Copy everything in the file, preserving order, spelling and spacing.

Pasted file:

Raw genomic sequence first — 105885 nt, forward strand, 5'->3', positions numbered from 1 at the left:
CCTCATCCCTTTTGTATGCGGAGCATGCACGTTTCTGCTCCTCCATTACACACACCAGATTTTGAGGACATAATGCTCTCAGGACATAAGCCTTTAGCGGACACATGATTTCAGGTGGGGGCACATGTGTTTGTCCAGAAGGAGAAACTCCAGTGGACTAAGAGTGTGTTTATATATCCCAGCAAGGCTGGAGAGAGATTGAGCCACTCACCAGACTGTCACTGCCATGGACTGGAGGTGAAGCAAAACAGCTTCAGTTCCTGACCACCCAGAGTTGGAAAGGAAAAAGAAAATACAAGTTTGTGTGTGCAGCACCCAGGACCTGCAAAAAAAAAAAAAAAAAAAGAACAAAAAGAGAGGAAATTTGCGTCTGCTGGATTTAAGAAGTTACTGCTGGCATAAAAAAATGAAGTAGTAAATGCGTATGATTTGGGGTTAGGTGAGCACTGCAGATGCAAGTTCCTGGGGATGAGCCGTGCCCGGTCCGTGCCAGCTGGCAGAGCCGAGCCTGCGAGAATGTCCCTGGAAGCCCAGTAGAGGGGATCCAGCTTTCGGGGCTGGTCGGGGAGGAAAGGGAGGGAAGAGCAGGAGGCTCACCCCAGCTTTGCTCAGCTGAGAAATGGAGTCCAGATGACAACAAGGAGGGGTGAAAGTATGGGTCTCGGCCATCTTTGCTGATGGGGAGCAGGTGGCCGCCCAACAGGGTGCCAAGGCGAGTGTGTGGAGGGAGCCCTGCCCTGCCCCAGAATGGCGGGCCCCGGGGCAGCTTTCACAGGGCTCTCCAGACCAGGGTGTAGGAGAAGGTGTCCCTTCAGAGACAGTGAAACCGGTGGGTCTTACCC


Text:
Raw genomic sequence first — 105885 nt, forward strand, 5'->3', positions numbered from 1 at the left:
CCTCATCCCTTTTGTATGCGGAGCATGCACGTTTCTGCTCCTCCATTACACACACCAGATTTTGAGGACATAATGCTCTCAGGACATAAGCCTTTAGCGGACACATGATTTCAGGTGGGGGCACATGTGTTTGTCCAGAAGGAGAAACTCCAGTGGACTAAGAGTGTGTTTATATATCCCAGCAAGGCTGGAGAGAGATTGAGCCACTCACCAGACTGTCACTGCCATGGACTGGAGGTGAAGCAAAACAGCTTCAGTTCCTGACCACCCAGAGTTGGAAAGGAAAAAGAAAATACAAGTTTGTGTGTGCAGCACCCAGGACCTGCAAAAAAAAAAAAAAAAAAAGAACAAAAAGAGAGGAAATTTGCGTCTGCTGGATTTAAGAAGTTACTGCTGGCATAAAAAAATGAAGTAGTAAATGCGTATGATTTGGGGTTAGGTGAGCACTGCAGATGCAAGTTCCTGGGGATGAGCCGTGCCCGGTCCGTGCCAGCTGGCAGAGCCGAGCCTGCGAGAATGTCCCTGGAAGCCCAGTAGAGGGGATCCAGCTTTCGGGGCTGGTCGGGGAGGAAAGGGAGGGAAGAGCAGGAGGCTCACCCCAGCTTTGCTCAGCTGAGAAATGGAGTCCAGATGACAACAAGGAGGGGTGAAAGTATGGGTCTCGGCCATCTTTGCTGATGGGGAGCAGGTGGCCGCCCAACAGGGTGCCAAGGCGAGTGTGTGGAGGGAGCCCTGCCCTGCCCCAGAATGGCGGGCCCCGGGGCAGCTTTCACAGGGCTCTCCAGACCAGGGTGTAGGAGAAGGTGTCCCTTCAGAGACAGTGAAACCGGTGGGTCTTACCC